As the Nazis took power, his father immigrated to France through Switzerland. But in 1939, while bike-riding from Paris to Brittany, young Clemens saw posters warning non-French residents to register with the local authorities.
Still a German citizen, he was arrested, labeled an enemy alien and sent to toil for three years in sardine and weapons plants, a quarry, kitchens and an infirmary. Then he was shipped to a camp under the control of the collaborationist French Vichy government. There, by chance, he was reunited with his father, and both were ominously identified as Jews.
In 1942, after the father and son discovered that Clemens’s mother and sister were confined at a farm nearby, all four managed to escape with the help of the Emergency Rescue Committee, a private American relief organization, and two family friends: Anna Freud, a daughter of Sigmund Freud, and Princess Maria Bonaparte, a great-grandniece of Napoleon.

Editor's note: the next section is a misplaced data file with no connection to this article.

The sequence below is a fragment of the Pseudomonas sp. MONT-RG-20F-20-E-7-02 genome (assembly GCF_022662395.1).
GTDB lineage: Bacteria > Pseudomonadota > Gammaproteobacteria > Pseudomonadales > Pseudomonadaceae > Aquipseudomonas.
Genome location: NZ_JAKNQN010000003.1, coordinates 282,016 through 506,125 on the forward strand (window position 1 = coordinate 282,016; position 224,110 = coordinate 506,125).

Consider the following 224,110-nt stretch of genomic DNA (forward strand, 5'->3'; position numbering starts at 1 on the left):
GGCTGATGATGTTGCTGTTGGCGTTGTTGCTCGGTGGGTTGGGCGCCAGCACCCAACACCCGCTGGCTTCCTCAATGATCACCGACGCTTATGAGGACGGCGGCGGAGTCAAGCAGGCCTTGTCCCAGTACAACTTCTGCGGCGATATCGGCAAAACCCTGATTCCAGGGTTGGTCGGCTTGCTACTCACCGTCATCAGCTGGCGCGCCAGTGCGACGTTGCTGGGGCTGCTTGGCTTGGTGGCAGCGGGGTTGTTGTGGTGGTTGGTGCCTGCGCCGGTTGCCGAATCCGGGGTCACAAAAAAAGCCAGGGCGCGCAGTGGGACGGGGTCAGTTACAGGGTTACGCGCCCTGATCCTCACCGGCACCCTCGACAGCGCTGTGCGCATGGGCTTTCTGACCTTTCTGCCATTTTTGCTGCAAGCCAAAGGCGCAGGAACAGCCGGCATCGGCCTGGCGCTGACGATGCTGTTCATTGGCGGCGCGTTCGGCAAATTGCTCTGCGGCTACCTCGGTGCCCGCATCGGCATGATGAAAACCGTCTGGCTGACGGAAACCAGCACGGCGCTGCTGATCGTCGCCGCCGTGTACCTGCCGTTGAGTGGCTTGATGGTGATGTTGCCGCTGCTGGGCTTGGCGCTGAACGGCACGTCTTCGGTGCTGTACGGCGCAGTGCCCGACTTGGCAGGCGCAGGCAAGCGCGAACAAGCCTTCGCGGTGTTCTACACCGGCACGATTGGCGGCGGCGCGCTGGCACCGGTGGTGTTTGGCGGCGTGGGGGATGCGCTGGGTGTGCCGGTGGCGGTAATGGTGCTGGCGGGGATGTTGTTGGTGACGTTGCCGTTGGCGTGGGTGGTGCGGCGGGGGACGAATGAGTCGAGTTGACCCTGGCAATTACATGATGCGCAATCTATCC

The Kalischers took a French freighter from Marseille to Casablanca, Morocco, where they boarded another ship bound for Bermuda and Baltimore. When they arrived in New York, Mr. Kalischer, at 21, weighed a skeletal 88 pounds.
Besides taking classes at the Photo League and using its darkroom, he also studied art at Cooper Union and photography at the New School.
He eventually took his candid photographs of New Yorkers to The Times, hoping for freelance assignments, and was introduced to Grace Glueck, a Times arts editor and critic. So began a 35-year relationship with the newspaper.